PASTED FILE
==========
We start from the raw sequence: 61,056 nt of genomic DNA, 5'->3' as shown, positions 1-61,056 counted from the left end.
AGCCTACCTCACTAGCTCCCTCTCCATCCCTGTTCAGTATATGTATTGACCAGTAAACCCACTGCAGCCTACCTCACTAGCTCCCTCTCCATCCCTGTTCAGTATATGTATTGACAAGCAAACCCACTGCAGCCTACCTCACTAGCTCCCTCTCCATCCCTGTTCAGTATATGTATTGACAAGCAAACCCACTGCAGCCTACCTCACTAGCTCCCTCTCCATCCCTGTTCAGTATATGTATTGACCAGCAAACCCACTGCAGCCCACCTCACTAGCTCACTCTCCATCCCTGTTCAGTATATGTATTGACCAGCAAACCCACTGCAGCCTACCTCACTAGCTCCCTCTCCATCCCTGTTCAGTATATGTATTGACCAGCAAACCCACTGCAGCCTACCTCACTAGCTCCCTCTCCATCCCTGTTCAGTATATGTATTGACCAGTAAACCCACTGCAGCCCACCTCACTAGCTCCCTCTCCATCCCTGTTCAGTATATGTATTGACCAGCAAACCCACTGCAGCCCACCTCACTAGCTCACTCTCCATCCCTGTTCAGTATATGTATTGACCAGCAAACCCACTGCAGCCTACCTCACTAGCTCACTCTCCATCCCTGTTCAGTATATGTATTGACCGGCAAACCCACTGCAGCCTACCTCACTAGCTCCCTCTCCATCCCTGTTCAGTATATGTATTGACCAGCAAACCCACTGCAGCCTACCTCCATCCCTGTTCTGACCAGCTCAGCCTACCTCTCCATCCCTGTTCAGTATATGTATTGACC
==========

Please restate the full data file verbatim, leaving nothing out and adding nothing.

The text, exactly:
We start from the raw sequence: 61,056 nt of genomic DNA, 5'->3' as shown, positions 1-61,056 counted from the left end.
AGCCTACCTCACTAGCTCCCTCTCCATCCCTGTTCAGTATATGTATTGACCAGTAAACCCACTGCAGCCTACCTCACTAGCTCCCTCTCCATCCCTGTTCAGTATATGTATTGACAAGCAAACCCACTGCAGCCTACCTCACTAGCTCCCTCTCCATCCCTGTTCAGTATATGTATTGACAAGCAAACCCACTGCAGCCTACCTCACTAGCTCCCTCTCCATCCCTGTTCAGTATATGTATTGACCAGCAAACCCACTGCAGCCCACCTCACTAGCTCACTCTCCATCCCTGTTCAGTATATGTATTGACCAGCAAACCCACTGCAGCCTACCTCACTAGCTCCCTCTCCATCCCTGTTCAGTATATGTATTGACCAGCAAACCCACTGCAGCCTACCTCACTAGCTCCCTCTCCATCCCTGTTCAGTATATGTATTGACCAGTAAACCCACTGCAGCCCACCTCACTAGCTCCCTCTCCATCCCTGTTCAGTATATGTATTGACCAGCAAACCCACTGCAGCCCACCTCACTAGCTCACTCTCCATCCCTGTTCAGTATATGTATTGACCAGCAAACCCACTGCAGCCTACCTCACTAGCTCACTCTCCATCCCTGTTCAGTATATGTATTGACCGGCAAACCCACTGCAGCCTACCTCACTAGCTCCCTCTCCATCCCTGTTCAGTATATGTATTGACCAGCAAACCCACTGCAGCCTACCTCCATCCCTGTTCTGACCAGCTCAGCCTACCTCTCCATCCCTGTTCAGTATATGTATTGACC